Harrington: It certainly is a challenging topic. The policymakers and others in society have to deal with this whole notion of the middleman, the pharmacy benefits managers. At least from my vantage point, I cannot tell what they do other than make money for themselves. How are we as a society going to continue to be able to allow this, while consumers are paying way too much for drugs and people are charging way too much for drugs? There does seem to be this group in the middle that is benefiting unfairly.

Gibson: Yes, the pharmacy [benefits] managers will have to go. On the other hand, think about the days when statins were pricey. Now you can take a statin for $3 a month, beta-blockers are pennies, aspirin is pennies. I think we can get to very affordable drugs for the masses of people once we get through the period of exclusivity.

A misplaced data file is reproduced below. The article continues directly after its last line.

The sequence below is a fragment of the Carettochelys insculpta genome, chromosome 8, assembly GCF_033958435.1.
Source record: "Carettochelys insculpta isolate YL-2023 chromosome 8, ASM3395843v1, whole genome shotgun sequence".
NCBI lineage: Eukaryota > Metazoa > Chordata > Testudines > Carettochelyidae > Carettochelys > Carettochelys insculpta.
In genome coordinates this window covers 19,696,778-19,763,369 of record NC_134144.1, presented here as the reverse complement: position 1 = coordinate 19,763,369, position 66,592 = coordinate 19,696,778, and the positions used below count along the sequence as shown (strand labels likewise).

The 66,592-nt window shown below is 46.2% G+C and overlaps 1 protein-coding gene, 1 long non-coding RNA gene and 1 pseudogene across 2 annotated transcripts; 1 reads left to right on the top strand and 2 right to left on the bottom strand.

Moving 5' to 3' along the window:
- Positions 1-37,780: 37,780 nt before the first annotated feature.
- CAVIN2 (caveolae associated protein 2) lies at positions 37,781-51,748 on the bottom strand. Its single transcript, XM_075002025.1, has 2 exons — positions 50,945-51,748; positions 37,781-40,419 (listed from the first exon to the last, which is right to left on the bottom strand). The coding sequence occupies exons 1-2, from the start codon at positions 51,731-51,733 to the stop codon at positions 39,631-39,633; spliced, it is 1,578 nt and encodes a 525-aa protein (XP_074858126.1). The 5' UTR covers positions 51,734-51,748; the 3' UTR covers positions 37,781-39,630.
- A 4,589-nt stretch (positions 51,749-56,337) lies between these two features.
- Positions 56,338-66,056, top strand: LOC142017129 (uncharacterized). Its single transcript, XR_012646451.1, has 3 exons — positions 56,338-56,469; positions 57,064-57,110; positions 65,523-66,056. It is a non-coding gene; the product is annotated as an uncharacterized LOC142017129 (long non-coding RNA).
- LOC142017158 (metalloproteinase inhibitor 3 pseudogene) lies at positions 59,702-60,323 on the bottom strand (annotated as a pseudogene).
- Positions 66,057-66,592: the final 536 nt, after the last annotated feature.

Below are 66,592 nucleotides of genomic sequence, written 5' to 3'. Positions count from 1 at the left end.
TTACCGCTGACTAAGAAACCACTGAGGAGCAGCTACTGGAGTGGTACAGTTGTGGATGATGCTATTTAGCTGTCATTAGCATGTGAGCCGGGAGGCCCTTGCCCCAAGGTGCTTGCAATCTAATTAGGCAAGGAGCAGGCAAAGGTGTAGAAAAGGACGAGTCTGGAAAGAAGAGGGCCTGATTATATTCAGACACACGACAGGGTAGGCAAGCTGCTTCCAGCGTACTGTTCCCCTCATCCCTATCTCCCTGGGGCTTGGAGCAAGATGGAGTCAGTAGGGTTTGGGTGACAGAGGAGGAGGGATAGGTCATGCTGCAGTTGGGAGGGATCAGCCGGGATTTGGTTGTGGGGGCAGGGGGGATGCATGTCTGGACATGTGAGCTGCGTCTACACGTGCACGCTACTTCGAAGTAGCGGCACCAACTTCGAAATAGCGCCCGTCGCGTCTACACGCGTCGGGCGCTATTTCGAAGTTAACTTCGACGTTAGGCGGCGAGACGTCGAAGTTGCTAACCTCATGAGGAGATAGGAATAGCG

Harrington: The proprotein convertase subtilisin-kexin type 9 (PCSK9) inhibitors in 2018 were a good example. Here, we actually had formal cost-effectiveness analysis[8] based on clinical trial results that basically identified what a reasonable charge would be for these drugs. Because there has been such slow uptake of the drug, the company finally had to react to that and lower the price of their drugs down into the zone that would be considered cost-effective.

Gibson: Yes, it is a moving target. The numbers have come down to be much more compatible than, say, the $3000 price for Crestor. Now we are looking at a $5000 price tag, so much more cost-effective. Some of the future strategies will probably be to make it less costly to manufacture these agents and allow a lower price point.

Harrington: Mike, this has been fun. First, we reflected back on 2018, and now we are looking ahead. It is always fun to catch up with you and to see what you are thinking about.

My guest has been Mike Gibson, professor of medicine at Harvard and CEO of the not-for-profit Baim Institute in Boston. Mike, thank you for joining me on Medscape Cardiology.

Gibson: Thank you for having me back.